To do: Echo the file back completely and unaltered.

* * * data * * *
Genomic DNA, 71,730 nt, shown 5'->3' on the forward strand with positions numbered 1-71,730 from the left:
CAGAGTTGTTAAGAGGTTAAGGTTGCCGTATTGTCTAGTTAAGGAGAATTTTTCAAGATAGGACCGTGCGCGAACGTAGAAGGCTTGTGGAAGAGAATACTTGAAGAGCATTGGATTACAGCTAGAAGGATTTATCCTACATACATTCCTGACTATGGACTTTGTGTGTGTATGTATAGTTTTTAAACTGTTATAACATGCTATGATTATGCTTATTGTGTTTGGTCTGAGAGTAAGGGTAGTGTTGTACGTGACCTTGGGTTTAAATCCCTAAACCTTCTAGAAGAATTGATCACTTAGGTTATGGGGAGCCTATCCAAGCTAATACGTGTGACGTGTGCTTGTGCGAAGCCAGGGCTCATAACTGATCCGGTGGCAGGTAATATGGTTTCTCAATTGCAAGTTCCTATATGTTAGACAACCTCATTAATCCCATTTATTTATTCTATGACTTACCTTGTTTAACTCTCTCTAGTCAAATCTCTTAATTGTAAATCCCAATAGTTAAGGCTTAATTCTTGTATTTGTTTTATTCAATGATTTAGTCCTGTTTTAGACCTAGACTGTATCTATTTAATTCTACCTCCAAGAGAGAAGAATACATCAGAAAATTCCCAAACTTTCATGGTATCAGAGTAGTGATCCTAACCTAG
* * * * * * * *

Genomic DNA, 71,730 nt, shown 5'->3' on the forward strand with positions numbered 1-71,730 from the left:
CAGAGTTGTTAAGAGGTTAAGGTTGCCGTATTGTCTAGTTAAGGAGAATTTTTCAAGATAGGACCGTGCGCGAACGTAGAAGGCTTGTGGAAGAGAATACTTGAAGAGCATTGGATTACAGCTAGAAGGATTTATCCTACATACATTCCTGACTATGGACTTTGTGTGTGTATGTATAGTTTTTAAACTGTTATAACATGCTATGATTATGCTTATTGTGTTTGGTCTGAGAGTAAGGGTAGTGTTGTACGTGACCTTGGGTTTAAATCCCTAAACCTTCTAGAAGAATTGATCACTTAGGTTATGGGGAGCCTATCCAAGCTAATACGTGTGACGTGTGCTTGTGCGAAGCCAGGGCTCATAACTGATCCGGTGGCAGGTAATATGGTTTCTCAATTGCAAGTTCCTATATGTTAGACAACCTCATTAATCCCATTTATTTATTCTATGACTTACCTTGTTTAACTCTCTCTAGTCAAATCTCTTAATTGTAAATCCCAATAGTTAAGGCTTAATTCTTGTATTTGTTTTATTCAATGATTTAGTCCTGTTTTAGACCTAGACTGTATCTATTTAATTCTACCTCCAAGAGAGAAGAATACATCAGAAAATTCCCAAACTTTCATGGTATCAGAGTAGTGATCCTAACCTAG